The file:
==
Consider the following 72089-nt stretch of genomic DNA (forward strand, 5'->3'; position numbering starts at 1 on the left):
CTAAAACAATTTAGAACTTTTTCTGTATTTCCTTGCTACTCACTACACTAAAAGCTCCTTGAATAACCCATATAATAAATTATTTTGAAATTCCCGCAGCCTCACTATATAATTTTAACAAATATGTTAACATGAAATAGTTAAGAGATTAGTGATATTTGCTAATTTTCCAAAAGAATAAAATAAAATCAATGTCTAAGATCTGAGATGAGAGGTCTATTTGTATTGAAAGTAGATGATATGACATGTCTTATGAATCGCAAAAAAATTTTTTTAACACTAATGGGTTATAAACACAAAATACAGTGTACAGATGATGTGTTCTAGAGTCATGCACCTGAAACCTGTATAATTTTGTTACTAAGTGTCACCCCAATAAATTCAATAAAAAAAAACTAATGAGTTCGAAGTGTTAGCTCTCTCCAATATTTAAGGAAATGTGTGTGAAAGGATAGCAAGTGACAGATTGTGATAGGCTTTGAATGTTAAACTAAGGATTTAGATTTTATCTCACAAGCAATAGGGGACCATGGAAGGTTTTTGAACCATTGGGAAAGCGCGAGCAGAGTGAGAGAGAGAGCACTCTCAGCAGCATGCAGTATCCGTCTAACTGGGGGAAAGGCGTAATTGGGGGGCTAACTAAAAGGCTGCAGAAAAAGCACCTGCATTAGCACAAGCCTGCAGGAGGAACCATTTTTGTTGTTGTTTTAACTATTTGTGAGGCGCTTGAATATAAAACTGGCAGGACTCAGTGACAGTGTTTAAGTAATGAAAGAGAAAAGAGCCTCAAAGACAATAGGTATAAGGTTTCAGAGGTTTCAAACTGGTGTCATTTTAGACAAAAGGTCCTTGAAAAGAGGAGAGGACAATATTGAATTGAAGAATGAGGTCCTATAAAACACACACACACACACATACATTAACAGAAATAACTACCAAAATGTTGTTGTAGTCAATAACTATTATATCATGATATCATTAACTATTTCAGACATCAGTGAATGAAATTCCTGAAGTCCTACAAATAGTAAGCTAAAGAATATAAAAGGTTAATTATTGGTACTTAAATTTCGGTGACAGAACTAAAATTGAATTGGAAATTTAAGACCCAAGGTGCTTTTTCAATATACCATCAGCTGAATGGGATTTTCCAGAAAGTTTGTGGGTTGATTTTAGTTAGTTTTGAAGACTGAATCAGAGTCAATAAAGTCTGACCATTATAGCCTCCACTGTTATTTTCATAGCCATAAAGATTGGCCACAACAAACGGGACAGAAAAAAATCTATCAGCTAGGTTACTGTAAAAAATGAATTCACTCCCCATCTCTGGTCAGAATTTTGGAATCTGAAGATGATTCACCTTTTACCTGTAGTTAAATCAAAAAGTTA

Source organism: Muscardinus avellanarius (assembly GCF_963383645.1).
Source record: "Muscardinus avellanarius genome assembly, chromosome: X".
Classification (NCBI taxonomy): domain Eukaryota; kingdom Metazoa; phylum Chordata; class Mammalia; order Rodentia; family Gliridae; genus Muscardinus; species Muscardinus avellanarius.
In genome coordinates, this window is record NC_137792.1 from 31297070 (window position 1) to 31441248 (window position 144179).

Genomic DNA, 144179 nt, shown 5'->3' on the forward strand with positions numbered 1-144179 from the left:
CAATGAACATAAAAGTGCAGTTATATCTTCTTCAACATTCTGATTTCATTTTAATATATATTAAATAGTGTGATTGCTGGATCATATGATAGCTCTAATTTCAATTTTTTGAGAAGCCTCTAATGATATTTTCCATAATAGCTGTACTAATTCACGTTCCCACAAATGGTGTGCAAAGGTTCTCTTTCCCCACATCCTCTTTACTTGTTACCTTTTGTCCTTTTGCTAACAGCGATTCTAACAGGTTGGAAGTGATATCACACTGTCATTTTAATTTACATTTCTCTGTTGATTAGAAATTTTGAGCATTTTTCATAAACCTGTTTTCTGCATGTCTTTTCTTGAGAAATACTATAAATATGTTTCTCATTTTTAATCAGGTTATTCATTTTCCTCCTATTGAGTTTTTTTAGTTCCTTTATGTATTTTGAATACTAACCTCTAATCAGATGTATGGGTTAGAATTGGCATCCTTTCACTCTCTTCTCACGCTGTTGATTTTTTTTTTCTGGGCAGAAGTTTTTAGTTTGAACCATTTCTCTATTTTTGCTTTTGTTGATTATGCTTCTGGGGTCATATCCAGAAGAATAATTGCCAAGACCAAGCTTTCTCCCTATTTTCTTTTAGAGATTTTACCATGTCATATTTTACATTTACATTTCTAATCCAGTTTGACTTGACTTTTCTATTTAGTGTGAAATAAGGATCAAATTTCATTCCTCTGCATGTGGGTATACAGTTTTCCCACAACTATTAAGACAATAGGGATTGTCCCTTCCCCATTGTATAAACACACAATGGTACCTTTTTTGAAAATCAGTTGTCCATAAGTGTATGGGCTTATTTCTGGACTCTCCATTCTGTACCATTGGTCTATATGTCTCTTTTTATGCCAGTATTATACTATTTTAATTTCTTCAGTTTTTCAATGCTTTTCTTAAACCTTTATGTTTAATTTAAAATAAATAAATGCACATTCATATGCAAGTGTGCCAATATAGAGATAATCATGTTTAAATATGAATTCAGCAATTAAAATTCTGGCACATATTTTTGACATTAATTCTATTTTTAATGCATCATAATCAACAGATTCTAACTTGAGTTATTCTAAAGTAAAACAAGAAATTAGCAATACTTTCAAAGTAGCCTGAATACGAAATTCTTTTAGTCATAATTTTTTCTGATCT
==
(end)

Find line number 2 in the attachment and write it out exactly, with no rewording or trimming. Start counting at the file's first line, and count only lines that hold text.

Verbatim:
CTAAAACAATTTAGAACTTTTTCTGTATTTCCTTGCTACTCACTACACTAAAAGCTCCTTGAATAACCCATATAATAAATTATTTTGAAATTCCCGCAGCCTCACTATATAATTTTAACAAATATGTTAACATGAAATAGTTAAGAGATTAGTGATATTTGCTAATTTTCCAAAAGAATAAAATAAAATCAATGTCTAAGATCTGAGATGAGAGGTCTATTTGTATTGAAAGTAGATGATATGACATGTCTTATGAATCGCAAAAAAATTTTTTTAACACTAATGGGTTATAAACACAAAATACAGTGTACAGATGATGTGTTCTAGAGTCATGCACCTGAAACCTGTATAATTTTGTTACTAAGTGTCACCCCAATAAATTCAATAAAAAAAAACTAATGAGTTCGAAGTGTTAGCTCTCTCCAATATTTAAGGAAATGTGTGTGAAAGGATAGCAAGTGACAGATTGTGATAGGCTTTGAATGTTAAACTAAGGATTTAGATTTTATCTCACAAGCAATAGGGGACCATGGAAGGTTTTTGAACCATTGGGAAAGCGCGAGCAGAGTGAGAGAGAGAGCACTCTCAGCAGCATGCAGTATCCGTCTAACTGGGGGAAAGGCGTAATTGGGGGGCTAACTAAAAGGCTGCAGAAAAAGCACCTGCATTAGCACAAGCCTGCAGGAGGAACCATTTTTGTTGTTGTTTTAACTATTTGTGAGGCGCTTGAATATAAAACTGGCAGGACTCAGTGACAGTGTTTAAGTAATGAAAGAGAAAAGAGCCTCAAAGACAATAGGTATAAGGTTTCAGAGGTTTCAAACTGGTGTCATTTTAGACAAAAGGTCCTTGAAAAGAGGAGAGGACAATATTGAATTGAAGAATGAGGTCCTATAAAACACACACACACACACATACATTAACAGAAATAACTACCAAAATGTTGTTGTAGTCAATAACTATTATATCATGATATCATTAACTATTTCAGACATCAGTGAATGAAATTCCTGAAGTCCTACAAATAGTAAGCTAAAGAATATAAAAGGTTAATTATTGGTACTTAAATTTCGGTGACAGAACTAAAATTGAATTGGAAATTTAAGACCCAAGGTGCTTTTTCAATATACCATCAGCTGAATGGGATTTTCCAGAAAGTTTGTGGGTTGATTTTAGTTAGTTTTGAAGACTGAATCAGAGTCAATAAAGTCTGACCATTATAGCCTCCACTGTTATTTTCATAGCCATAAAGATTGGCCACAACAAACGGGACAGAAAAAAATCTATCAGCTAGGTTACTGTAAAAAATGAATTCACTCCCCATCTCTGGTCAGAATTTTGGAATCTGAAGATGATTCACCTTTTACCTGTAGTTAAATCAAAAAGTTA